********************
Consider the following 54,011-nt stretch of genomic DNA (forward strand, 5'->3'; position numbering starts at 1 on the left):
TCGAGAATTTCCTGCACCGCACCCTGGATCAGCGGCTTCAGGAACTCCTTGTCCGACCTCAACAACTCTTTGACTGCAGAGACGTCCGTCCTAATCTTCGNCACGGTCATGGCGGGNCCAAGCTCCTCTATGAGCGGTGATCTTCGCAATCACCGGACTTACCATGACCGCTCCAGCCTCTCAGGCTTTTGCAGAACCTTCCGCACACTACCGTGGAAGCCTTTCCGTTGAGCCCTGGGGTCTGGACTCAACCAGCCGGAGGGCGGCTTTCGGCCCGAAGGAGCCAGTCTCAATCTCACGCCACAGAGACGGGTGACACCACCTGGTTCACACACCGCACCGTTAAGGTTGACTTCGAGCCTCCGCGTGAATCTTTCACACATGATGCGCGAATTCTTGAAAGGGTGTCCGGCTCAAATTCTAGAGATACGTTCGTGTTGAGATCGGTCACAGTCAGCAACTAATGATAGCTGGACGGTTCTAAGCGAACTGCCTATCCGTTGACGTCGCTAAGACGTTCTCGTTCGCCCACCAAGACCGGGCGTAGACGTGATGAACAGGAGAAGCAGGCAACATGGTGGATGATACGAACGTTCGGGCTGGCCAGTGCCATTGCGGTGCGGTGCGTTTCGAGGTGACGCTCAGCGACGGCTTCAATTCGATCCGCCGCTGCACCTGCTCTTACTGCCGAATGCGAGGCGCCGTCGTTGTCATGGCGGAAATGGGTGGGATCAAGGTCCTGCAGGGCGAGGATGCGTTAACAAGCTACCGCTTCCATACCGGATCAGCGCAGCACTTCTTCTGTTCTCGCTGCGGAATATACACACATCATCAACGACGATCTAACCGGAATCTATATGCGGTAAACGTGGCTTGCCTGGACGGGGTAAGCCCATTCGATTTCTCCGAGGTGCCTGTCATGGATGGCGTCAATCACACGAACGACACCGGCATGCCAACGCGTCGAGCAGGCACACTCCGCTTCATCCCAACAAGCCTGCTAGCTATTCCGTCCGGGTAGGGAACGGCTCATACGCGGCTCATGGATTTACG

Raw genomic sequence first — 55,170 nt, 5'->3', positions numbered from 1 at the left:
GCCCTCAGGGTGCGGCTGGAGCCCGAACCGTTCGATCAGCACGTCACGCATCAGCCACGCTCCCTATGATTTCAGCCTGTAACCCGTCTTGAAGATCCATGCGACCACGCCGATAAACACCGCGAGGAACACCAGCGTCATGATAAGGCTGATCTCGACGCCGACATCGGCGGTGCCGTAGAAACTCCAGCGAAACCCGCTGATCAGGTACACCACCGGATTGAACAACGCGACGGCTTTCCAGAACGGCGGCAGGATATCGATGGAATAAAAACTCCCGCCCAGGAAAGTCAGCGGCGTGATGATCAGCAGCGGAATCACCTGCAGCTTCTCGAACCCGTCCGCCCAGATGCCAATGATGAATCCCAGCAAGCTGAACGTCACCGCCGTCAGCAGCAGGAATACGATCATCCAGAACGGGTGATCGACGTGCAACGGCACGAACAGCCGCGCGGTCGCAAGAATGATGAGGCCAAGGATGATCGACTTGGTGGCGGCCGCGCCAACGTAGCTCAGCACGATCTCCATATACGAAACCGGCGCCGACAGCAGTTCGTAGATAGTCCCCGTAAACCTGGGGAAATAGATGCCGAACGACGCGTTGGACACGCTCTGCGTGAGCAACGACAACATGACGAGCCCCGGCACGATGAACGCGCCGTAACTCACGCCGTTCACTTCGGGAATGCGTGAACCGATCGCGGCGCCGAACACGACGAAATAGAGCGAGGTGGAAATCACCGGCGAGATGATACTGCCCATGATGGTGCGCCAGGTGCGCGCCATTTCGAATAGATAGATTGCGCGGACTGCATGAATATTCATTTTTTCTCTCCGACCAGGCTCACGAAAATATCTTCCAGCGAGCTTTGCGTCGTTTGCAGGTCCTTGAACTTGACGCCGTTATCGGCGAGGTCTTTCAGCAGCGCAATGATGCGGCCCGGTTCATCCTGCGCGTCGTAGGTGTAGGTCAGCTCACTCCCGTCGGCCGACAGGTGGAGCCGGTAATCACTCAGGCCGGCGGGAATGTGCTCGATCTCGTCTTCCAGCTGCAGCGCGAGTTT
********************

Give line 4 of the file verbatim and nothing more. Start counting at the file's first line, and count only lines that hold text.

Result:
GCCCTCAGGGTGCGGCTGGAGCCCGAACCGTTCGATCAGCACGTCACGCATCAGCCACGCTCCCTATGATTTCAGCCTGTAACCCGTCTTGAAGATCCATGCGACCACGCCGATAAACACCGCGAGGAACACCAGCGTCATGATAAGGCTGATCTCGACGCCGACATCGGCGGTGCCGTAGAAACTCCAGCGAAACCCGCTGATCAGGTACACCACCGGATTGAACAACGCGACGGCTTTCCAGAACGGCGGCAGGATATCGATGGAATAAAAACTCCCGCCCAGGAAAGTCAGCGGCGTGATGATCAGCAGCGGAATCACCTGCAGCTTCTCGAACCCGTCCGCCCAGATGCCAATGATGAATCCCAGCAAGCTGAACGTCACCGCCGTCAGCAGCAGGAATACGATCATCCAGAACGGGTGATCGACGTGCAACGGCACGAACAGCCGCGCGGTCGCAAGAATGATGAGGCCAAGGATGATCGACTTGGTGGCGGCCGCGCCAACGTAGCTCAGCACGATCTCCATATACGAAACCGGCGCCGACAGCAGTTCGTAGATAGTCCCCGTAAACCTGGGGAAATAGATGCCGAACGACGCGTTGGACACGCTCTGCGTGAGCAACGACAACATGACGAGCCCCGGCACGATGAACGCGCCGTAACTCACGCCGTTCACTTCGGGAATGCGTGAACCGATCGCGGCGCCGAACACGACGAAATAGAGCGAGGTGGAAATCACCGGCGAGATGATACTGCCCATGATGGTGCGCCAGGTGCGCGCCATTTCGAATAGATAGATTGCGCGGACTGCATGAATATTCATTTTTTCTCTCCGACCAGGCTCACGAAAATATCTTCCAGCGAGCTTTGCGTCGTTTGCAGGTCCTTGAACTTGACGCCGTTATCGGCGAGGTCTTTCAGCAGCGCAATGATGCGGCCCGGTTCATCCTGCGCGTCGTAGGTGTAGGTCAGCTCACTCCCGTCGGCCGACAGGTGGAGCCGGTAATCACTCAGGCCGGCGGGAATGTGCTCGATCTCGTCTTCCAGCTGCAGCGCGAGTTT